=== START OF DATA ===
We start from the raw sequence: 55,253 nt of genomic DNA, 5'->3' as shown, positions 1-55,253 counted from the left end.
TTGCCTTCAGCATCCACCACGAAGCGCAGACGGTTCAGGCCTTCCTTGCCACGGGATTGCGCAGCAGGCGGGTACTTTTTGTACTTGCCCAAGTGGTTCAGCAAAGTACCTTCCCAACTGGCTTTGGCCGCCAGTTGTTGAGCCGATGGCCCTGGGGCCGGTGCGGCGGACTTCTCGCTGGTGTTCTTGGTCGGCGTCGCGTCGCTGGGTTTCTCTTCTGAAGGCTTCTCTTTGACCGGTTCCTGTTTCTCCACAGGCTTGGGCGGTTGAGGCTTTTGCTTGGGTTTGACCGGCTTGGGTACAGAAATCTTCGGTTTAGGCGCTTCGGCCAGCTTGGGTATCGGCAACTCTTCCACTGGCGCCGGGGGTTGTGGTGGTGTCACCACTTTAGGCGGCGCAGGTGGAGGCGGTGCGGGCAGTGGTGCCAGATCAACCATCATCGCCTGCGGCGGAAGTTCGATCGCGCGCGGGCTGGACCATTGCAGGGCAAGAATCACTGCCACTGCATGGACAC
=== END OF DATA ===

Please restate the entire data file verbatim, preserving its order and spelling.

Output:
We start from the raw sequence: 55,253 nt of genomic DNA, 5'->3' as shown, positions 1-55,253 counted from the left end.
TTGCCTTCAGCATCCACCACGAAGCGCAGACGGTTCAGGCCTTCCTTGCCACGGGATTGCGCAGCAGGCGGGTACTTTTTGTACTTGCCCAAGTGGTTCAGCAAAGTACCTTCCCAACTGGCTTTGGCCGCCAGTTGTTGAGCCGATGGCCCTGGGGCCGGTGCGGCGGACTTCTCGCTGGTGTTCTTGGTCGGCGTCGCGTCGCTGGGTTTCTCTTCTGAAGGCTTCTCTTTGACCGGTTCCTGTTTCTCCACAGGCTTGGGCGGTTGAGGCTTTTGCTTGGGTTTGACCGGCTTGGGTACAGAAATCTTCGGTTTAGGCGCTTCGGCCAGCTTGGGTATCGGCAACTCTTCCACTGGCGCCGGGGGTTGTGGTGGTGTCACCACTTTAGGCGGCGCAGGTGGAGGCGGTGCGGGCAGTGGTGCCAGATCAACCATCATCGCCTGCGGCGGAAGTTCGATCGCGCGCGGGCTGGACCATTGCAGGGCAAGAATCACTGCCACTGCATGGACAC